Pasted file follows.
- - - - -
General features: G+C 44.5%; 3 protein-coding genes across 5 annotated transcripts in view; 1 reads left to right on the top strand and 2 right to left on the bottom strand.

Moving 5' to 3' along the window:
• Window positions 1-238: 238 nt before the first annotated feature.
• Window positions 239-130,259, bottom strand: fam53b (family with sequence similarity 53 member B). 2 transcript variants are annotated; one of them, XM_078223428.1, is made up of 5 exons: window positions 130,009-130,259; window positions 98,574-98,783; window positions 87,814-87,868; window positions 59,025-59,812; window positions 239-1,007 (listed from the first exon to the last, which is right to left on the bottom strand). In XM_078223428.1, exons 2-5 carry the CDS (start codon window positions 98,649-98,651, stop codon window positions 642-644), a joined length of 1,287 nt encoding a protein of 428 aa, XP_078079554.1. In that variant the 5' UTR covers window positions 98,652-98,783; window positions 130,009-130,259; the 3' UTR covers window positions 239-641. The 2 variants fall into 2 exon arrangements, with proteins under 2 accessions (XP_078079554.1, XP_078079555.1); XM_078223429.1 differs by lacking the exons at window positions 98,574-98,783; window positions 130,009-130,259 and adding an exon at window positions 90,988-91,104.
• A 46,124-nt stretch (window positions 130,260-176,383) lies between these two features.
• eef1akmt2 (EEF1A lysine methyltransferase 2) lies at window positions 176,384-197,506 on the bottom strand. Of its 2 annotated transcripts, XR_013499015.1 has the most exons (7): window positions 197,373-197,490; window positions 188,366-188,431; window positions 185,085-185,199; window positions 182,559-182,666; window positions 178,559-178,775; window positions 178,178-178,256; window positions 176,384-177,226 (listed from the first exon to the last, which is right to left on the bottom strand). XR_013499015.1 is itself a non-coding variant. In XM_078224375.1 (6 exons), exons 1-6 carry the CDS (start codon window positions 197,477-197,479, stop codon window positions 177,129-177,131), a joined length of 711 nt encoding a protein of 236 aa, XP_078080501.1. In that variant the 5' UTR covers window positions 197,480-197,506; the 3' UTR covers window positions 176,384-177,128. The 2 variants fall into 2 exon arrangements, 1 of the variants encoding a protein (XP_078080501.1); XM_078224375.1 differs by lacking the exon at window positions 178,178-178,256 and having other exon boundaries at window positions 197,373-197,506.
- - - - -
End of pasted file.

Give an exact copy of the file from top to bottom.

General features: G+C 44.5%; 3 protein-coding genes across 5 annotated transcripts in view; 1 reads left to right on the top strand and 2 right to left on the bottom strand.

Moving 5' to 3' along the window:
• Window positions 1-238: 238 nt before the first annotated feature.
• Window positions 239-130,259, bottom strand: fam53b (family with sequence similarity 53 member B). 2 transcript variants are annotated; one of them, XM_078223428.1, is made up of 5 exons: window positions 130,009-130,259; window positions 98,574-98,783; window positions 87,814-87,868; window positions 59,025-59,812; window positions 239-1,007 (listed from the first exon to the last, which is right to left on the bottom strand). In XM_078223428.1, exons 2-5 carry the CDS (start codon window positions 98,649-98,651, stop codon window positions 642-644), a joined length of 1,287 nt encoding a protein of 428 aa, XP_078079554.1. In that variant the 5' UTR covers window positions 98,652-98,783; window positions 130,009-130,259; the 3' UTR covers window positions 239-641. The 2 variants fall into 2 exon arrangements, with proteins under 2 accessions (XP_078079554.1, XP_078079555.1); XM_078223429.1 differs by lacking the exons at window positions 98,574-98,783; window positions 130,009-130,259 and adding an exon at window positions 90,988-91,104.
• A 46,124-nt stretch (window positions 130,260-176,383) lies between these two features.
• eef1akmt2 (EEF1A lysine methyltransferase 2) lies at window positions 176,384-197,506 on the bottom strand. Of its 2 annotated transcripts, XR_013499015.1 has the most exons (7): window positions 197,373-197,490; window positions 188,366-188,431; window positions 185,085-185,199; window positions 182,559-182,666; window positions 178,559-178,775; window positions 178,178-178,256; window positions 176,384-177,226 (listed from the first exon to the last, which is right to left on the bottom strand). XR_013499015.1 is itself a non-coding variant. In XM_078224375.1 (6 exons), exons 1-6 carry the CDS (start codon window positions 197,477-197,479, stop codon window positions 177,129-177,131), a joined length of 711 nt encoding a protein of 236 aa, XP_078080501.1. In that variant the 5' UTR covers window positions 197,480-197,506; the 3' UTR covers window positions 176,384-177,128. The 2 variants fall into 2 exon arrangements, 1 of the variants encoding a protein (XP_078080501.1); XM_078224375.1 differs by lacking the exon at window positions 178,178-178,256 and having other exon boundaries at window positions 197,373-197,506.